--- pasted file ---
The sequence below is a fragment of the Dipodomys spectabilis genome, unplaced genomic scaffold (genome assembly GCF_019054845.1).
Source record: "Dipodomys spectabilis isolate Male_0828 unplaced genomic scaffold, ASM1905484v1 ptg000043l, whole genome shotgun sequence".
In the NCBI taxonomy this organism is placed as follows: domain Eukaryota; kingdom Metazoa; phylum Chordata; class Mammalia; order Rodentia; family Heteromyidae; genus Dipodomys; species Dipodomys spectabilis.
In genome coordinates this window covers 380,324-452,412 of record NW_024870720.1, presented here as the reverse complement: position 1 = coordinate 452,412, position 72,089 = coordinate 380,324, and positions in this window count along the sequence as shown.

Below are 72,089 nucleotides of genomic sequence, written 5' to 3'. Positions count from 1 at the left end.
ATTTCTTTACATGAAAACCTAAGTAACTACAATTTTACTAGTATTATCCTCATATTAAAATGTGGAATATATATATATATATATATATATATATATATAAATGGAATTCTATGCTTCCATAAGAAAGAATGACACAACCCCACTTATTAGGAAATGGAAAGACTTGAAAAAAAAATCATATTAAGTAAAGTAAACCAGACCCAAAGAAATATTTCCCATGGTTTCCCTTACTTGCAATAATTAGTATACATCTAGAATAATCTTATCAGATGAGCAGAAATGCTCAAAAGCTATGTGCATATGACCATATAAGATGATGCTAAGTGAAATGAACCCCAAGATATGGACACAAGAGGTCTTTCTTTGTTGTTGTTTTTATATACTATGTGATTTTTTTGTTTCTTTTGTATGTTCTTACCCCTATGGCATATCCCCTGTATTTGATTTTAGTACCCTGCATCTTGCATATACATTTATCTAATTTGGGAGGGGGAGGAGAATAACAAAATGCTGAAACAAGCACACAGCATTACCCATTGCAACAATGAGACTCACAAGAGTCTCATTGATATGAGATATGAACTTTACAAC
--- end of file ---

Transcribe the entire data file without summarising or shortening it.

The sequence below is a fragment of the Dipodomys spectabilis genome, unplaced genomic scaffold (genome assembly GCF_019054845.1).
Source record: "Dipodomys spectabilis isolate Male_0828 unplaced genomic scaffold, ASM1905484v1 ptg000043l, whole genome shotgun sequence".
In the NCBI taxonomy this organism is placed as follows: domain Eukaryota; kingdom Metazoa; phylum Chordata; class Mammalia; order Rodentia; family Heteromyidae; genus Dipodomys; species Dipodomys spectabilis.
In genome coordinates this window covers 380,324-452,412 of record NW_024870720.1, presented here as the reverse complement: position 1 = coordinate 452,412, position 72,089 = coordinate 380,324, and positions in this window count along the sequence as shown.

Below are 72,089 nucleotides of genomic sequence, written 5' to 3'. Positions count from 1 at the left end.
ATTTCTTTACATGAAAACCTAAGTAACTACAATTTTACTAGTATTATCCTCATATTAAAATGTGGAATATATATATATATATATATATATATATATATAAATGGAATTCTATGCTTCCATAAGAAAGAATGACACAACCCCACTTATTAGGAAATGGAAAGACTTGAAAAAAAAATCATATTAAGTAAAGTAAACCAGACCCAAAGAAATATTTCCCATGGTTTCCCTTACTTGCAATAATTAGTATACATCTAGAATAATCTTATCAGATGAGCAGAAATGCTCAAAAGCTATGTGCATATGACCATATAAGATGATGCTAAGTGAAATGAACCCCAAGATATGGACACAAGAGGTCTTTCTTTGTTGTTGTTTTTATATACTATGTGATTTTTTTGTTTCTTTTGTATGTTCTTACCCCTATGGCATATCCCCTGTATTTGATTTTAGTACCCTGCATCTTGCATATACATTTATCTAATTTGGGAGGGGGAGGAGAATAACAAAATGCTGAAACAAGCACACAGCATTACCCATTGCAACAATGAGACTCACAAGAGTCTCATTGATATGAGATATGAACTTTACAAC